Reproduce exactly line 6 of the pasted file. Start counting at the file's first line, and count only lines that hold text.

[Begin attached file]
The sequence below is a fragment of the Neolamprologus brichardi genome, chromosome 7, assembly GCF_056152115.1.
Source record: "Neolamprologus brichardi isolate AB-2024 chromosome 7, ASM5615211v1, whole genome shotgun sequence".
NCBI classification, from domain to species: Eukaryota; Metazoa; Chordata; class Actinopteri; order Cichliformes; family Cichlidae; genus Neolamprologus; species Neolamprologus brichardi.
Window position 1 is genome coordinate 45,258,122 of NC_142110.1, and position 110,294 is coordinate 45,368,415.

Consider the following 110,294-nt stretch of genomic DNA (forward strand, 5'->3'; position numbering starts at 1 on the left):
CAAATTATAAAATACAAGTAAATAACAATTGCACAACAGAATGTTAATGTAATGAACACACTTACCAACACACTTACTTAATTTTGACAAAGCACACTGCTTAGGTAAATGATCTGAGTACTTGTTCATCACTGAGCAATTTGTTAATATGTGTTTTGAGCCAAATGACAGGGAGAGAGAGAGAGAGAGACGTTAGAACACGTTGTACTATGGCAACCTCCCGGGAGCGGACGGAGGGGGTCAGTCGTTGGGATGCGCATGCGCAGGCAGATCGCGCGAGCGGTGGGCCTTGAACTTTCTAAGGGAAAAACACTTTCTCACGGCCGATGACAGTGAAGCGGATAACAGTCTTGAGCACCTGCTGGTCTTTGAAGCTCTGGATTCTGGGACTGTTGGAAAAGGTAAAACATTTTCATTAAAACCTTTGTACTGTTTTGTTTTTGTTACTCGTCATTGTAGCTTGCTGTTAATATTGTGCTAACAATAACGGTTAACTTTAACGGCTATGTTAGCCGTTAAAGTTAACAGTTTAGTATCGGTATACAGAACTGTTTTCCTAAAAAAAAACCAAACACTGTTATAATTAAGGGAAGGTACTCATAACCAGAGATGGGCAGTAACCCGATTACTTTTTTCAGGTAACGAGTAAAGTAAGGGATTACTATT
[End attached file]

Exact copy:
CAAATTATAAAATACAAGTAAATAACAATTGCACAACAGAATGTTAATGTAATGAACACACTTACCAACACACTTACTTAATTTTGACAAAGCACACTGCTTAGGTAAATGATCTGAGTACTTGTTCATCACTGAGCAATTTGTTAATATGTGTTTTGAGCCAAATGACAGGGAGAGAGAGAGAGAGAGACGTTAGAACACGTTGTACTATGGCAACCTCCCGGGAGCGGACGGAGGGGGTCAGTCGTTGGGATGCGCATGCGCAGGCAGATCGCGCGAGCGGTGGGCCTTGAACTTTCTAAGGGAAAAACACTTTCTCACGGCCGATGACAGTGAAGCGGATAACAGTCTTGAGCACCTGCTGGTCTTTGAAGCTCTGGATTCTGGGACTGTTGGAAAAGGTAAAACATTTTCATTAAAACCTTTGTACTGTTTTGTTTTTGTTACTCGTCATTGTAGCTTGCTGTTAATATTGTGCTAACAATAACGGTTAACTTTAACGGCTATGTTAGCCGTTAAAGTTAACAGTTTAGTATCGGTATACAGAACTGTTTTCCTAAAAAAAAACCAAACACTGTTATAATTAAGGGAAGGTACTCATAACCAGAGATGGGCAGTAACCCGATTACTTTTTTCAGGTAACGAGTAAAGTAAGGGATTACTATT